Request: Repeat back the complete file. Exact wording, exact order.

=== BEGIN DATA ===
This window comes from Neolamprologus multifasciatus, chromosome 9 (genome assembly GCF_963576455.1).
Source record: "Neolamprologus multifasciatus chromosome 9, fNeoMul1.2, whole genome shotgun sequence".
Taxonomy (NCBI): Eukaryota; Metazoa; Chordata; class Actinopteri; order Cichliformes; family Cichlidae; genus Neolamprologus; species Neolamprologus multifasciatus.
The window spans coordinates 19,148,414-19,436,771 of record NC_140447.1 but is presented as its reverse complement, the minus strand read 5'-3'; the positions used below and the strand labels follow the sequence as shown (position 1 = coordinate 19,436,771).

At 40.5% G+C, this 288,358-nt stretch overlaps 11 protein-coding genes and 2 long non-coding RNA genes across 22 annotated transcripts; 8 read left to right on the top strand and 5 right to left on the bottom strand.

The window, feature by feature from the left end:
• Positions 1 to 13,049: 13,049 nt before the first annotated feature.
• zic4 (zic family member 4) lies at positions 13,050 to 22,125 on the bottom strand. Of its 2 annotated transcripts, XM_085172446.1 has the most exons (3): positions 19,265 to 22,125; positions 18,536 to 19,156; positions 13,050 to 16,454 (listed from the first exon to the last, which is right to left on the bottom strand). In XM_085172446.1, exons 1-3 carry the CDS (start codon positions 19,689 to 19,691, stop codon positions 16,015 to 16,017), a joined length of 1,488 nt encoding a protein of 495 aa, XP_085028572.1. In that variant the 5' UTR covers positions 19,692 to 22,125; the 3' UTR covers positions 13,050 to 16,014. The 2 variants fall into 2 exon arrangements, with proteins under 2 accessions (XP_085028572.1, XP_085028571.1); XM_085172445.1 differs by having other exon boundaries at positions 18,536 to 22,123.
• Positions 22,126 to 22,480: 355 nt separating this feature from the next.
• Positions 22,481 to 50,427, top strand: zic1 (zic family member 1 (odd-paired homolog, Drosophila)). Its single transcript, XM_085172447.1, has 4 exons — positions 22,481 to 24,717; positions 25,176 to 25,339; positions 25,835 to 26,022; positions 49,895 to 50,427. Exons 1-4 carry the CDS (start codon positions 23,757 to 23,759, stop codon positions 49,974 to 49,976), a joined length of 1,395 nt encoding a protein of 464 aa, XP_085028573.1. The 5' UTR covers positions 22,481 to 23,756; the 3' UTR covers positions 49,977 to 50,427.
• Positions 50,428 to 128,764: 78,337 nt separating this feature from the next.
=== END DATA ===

This window comes from Neolamprologus multifasciatus, chromosome 9 (genome assembly GCF_963576455.1).
Source record: "Neolamprologus multifasciatus chromosome 9, fNeoMul1.2, whole genome shotgun sequence".
Taxonomy (NCBI): Eukaryota; Metazoa; Chordata; class Actinopteri; order Cichliformes; family Cichlidae; genus Neolamprologus; species Neolamprologus multifasciatus.
The window spans coordinates 19,148,414-19,436,771 of record NC_140447.1 but is presented as its reverse complement, the minus strand read 5'-3'; the positions used below and the strand labels follow the sequence as shown (position 1 = coordinate 19,436,771).

At 40.5% G+C, this 288,358-nt stretch overlaps 11 protein-coding genes and 2 long non-coding RNA genes across 22 annotated transcripts; 8 read left to right on the top strand and 5 right to left on the bottom strand.

The window, feature by feature from the left end:
• Positions 1 to 13,049: 13,049 nt before the first annotated feature.
• zic4 (zic family member 4) lies at positions 13,050 to 22,125 on the bottom strand. Of its 2 annotated transcripts, XM_085172446.1 has the most exons (3): positions 19,265 to 22,125; positions 18,536 to 19,156; positions 13,050 to 16,454 (listed from the first exon to the last, which is right to left on the bottom strand). In XM_085172446.1, exons 1-3 carry the CDS (start codon positions 19,689 to 19,691, stop codon positions 16,015 to 16,017), a joined length of 1,488 nt encoding a protein of 495 aa, XP_085028572.1. In that variant the 5' UTR covers positions 19,692 to 22,125; the 3' UTR covers positions 13,050 to 16,014. The 2 variants fall into 2 exon arrangements, with proteins under 2 accessions (XP_085028572.1, XP_085028571.1); XM_085172445.1 differs by having other exon boundaries at positions 18,536 to 22,123.
• Positions 22,126 to 22,480: 355 nt separating this feature from the next.
• Positions 22,481 to 50,427, top strand: zic1 (zic family member 1 (odd-paired homolog, Drosophila)). Its single transcript, XM_085172447.1, has 4 exons — positions 22,481 to 24,717; positions 25,176 to 25,339; positions 25,835 to 26,022; positions 49,895 to 50,427. Exons 1-4 carry the CDS (start codon positions 23,757 to 23,759, stop codon positions 49,974 to 49,976), a joined length of 1,395 nt encoding a protein of 464 aa, XP_085028573.1. The 5' UTR covers positions 22,481 to 23,756; the 3' UTR covers positions 49,977 to 50,427.
• Positions 50,428 to 128,764: 78,337 nt separating this feature from the next.